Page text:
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Getting Back on Track

Yes, I am still here!  What happened to me since my last post?  Well, things like chocolate chip cookies, writing poetry, planting seeds, fresh baked bread, spring flowers, bird watching and so on.  Of course, I have been stitching too, though my color and design project is definitely going to be a two year endeavor.  Other than the neutral palette pieces that I have previously introduced, I have pieces started for the second workshop (monochrome) and the third workshop (complementary color).  Additionally, I have selected fabric for no less than six collages dealing with the fourth workshop, complex complements.  I’m getting back on track with posting once a week here, so please check back for profiles of my continuing color adventures.  I will discuss the monochrome workshop next week.  Meanwhile, here is a picture of one of my neutral palette collages with some stitching:

The first workshop also incorporates an investigation of balance as it relates to art design.  This is the example for radial balance, where the design emerges from a main focal point.  This particular collage also uses informal or asymmetrical balance, even though I have another collage for that type of balance.  I am finding that some pieces of art straddle more than one category of certain design elements.  In these cases, a piece of art will usually be a better representative of one category more than another.  When I finish my intended sample of informal balance, I will post it alongside this radial balance piece, and I’ll compare and contrast the two.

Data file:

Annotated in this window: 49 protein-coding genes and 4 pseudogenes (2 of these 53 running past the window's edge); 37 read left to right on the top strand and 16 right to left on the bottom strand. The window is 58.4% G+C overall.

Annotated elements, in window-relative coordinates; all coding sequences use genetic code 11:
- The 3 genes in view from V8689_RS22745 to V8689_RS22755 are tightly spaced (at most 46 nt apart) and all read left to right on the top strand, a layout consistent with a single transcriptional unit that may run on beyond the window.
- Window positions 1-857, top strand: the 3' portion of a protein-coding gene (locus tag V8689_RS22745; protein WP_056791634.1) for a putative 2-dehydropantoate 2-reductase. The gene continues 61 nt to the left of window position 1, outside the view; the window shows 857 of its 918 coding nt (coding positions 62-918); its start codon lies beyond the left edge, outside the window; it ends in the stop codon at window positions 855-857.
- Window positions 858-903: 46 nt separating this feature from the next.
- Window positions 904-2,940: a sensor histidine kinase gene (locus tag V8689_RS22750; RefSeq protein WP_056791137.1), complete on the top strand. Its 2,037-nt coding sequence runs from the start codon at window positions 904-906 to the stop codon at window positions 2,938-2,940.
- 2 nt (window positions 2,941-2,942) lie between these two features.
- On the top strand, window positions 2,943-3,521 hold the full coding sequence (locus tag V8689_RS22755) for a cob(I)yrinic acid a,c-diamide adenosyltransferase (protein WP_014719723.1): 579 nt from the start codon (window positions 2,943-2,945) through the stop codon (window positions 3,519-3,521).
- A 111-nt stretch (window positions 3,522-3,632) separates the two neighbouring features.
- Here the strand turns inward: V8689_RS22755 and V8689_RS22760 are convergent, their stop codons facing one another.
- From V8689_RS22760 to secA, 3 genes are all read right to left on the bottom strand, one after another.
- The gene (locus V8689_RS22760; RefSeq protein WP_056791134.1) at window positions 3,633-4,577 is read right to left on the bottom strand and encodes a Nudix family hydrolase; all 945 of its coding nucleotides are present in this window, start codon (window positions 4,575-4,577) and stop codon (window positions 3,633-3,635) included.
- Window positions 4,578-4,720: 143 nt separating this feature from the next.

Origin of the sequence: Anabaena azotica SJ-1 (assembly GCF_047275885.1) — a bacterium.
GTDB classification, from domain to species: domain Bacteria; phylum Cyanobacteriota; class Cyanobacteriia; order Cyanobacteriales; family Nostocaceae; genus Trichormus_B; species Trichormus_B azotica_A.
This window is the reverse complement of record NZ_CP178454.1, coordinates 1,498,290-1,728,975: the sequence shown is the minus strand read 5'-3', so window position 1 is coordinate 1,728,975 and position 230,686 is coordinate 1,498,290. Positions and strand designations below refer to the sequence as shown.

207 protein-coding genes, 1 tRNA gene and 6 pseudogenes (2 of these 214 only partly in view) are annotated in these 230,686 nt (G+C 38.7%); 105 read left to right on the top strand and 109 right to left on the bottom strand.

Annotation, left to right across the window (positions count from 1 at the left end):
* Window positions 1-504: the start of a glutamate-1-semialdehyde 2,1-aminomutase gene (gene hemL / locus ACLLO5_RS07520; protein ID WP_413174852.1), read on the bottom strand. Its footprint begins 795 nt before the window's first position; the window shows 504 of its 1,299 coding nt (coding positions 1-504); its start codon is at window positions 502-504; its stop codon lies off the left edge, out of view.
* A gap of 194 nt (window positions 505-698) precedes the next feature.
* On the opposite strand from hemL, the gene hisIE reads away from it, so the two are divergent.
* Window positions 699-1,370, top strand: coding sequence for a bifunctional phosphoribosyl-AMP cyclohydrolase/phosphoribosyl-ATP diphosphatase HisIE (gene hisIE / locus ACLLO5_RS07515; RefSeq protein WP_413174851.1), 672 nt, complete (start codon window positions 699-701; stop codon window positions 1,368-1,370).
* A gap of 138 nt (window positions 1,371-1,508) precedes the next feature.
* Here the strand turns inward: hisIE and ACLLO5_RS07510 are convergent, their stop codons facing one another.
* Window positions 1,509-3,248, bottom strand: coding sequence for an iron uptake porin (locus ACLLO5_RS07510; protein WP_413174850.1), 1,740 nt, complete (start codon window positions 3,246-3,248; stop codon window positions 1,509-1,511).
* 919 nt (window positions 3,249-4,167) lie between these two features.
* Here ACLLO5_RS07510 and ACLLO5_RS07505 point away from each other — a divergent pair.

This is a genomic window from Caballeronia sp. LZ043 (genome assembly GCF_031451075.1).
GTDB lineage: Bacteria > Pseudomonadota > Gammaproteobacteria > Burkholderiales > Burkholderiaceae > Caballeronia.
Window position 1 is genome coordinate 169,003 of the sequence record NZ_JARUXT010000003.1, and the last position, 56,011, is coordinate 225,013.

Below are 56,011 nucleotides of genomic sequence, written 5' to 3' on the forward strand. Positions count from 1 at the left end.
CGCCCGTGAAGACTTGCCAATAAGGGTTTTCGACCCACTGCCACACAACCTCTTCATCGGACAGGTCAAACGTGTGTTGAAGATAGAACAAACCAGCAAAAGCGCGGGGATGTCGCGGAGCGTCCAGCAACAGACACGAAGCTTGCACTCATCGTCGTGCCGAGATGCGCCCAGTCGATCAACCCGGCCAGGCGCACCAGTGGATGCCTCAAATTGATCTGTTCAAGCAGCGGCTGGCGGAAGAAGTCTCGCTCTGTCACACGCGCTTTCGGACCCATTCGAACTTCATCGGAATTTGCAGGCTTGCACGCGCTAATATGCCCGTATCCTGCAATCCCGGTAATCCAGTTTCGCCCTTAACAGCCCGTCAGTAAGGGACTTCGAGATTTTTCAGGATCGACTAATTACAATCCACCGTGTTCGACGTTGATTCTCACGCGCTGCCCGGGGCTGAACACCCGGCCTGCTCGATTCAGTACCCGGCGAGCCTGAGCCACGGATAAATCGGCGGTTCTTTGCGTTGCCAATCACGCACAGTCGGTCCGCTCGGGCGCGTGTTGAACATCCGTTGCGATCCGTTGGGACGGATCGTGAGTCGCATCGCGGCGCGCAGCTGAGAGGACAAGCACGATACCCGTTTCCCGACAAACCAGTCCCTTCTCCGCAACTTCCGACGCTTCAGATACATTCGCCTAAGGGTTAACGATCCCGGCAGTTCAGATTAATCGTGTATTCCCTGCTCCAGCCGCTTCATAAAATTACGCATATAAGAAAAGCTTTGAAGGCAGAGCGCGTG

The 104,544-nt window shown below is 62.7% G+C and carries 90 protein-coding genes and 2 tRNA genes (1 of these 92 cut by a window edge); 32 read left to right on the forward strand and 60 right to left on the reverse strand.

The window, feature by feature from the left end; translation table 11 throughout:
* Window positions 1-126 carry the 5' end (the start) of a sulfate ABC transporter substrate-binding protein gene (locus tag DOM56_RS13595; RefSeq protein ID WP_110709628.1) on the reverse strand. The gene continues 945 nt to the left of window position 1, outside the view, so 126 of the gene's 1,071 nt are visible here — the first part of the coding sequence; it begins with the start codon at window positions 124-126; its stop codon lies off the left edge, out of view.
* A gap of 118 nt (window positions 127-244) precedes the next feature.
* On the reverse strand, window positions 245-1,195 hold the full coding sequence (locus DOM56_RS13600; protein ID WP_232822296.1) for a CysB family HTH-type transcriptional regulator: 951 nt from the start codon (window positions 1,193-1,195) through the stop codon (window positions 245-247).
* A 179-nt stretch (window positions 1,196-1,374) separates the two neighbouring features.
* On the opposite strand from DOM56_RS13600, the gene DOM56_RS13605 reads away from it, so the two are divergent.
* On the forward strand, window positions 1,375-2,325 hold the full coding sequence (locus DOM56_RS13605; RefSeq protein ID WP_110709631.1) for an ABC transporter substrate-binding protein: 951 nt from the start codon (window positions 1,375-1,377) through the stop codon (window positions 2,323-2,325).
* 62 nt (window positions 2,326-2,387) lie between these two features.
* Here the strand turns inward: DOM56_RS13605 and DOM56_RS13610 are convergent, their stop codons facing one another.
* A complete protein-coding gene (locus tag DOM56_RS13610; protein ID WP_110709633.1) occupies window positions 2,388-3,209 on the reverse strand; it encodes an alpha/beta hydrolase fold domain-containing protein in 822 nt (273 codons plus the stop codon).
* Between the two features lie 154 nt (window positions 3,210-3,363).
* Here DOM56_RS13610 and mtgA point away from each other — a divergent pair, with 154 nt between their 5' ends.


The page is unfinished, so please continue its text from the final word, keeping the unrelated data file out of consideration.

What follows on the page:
Until next week, I will keep stitching, and searching for the ultimate chocolate chip cookie.

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Considering Composition

Good design is important in the making of any artwork.  The elements of design are the visual art equivalents to grammar, spelling and punctuation in writing.  Take a look at these two images that I took of the same landscape:

 

 

 

 

 

 

Which one makes a stronger overall composition?  Consider each image as a whole, then break down the parts and compare the location of each part in the two images – the pine tree, the graves, the shadows.  Are the elements balanced in relation to each other?  Does the distance of the objects have any effect on the overall image?  What about the use of space – the size of the grassy lawn, the different gravestones in each image.  What objects are emphasized in the two images?  To sum things up, which one is more interesting to look at?  Which one holds your interest more than the other?  These are all things to consider when making and original piece of art, whether it is abstract or representational.

Meanwhile, I am having fun with this week’s index cards, check in on Tuesday to see the results.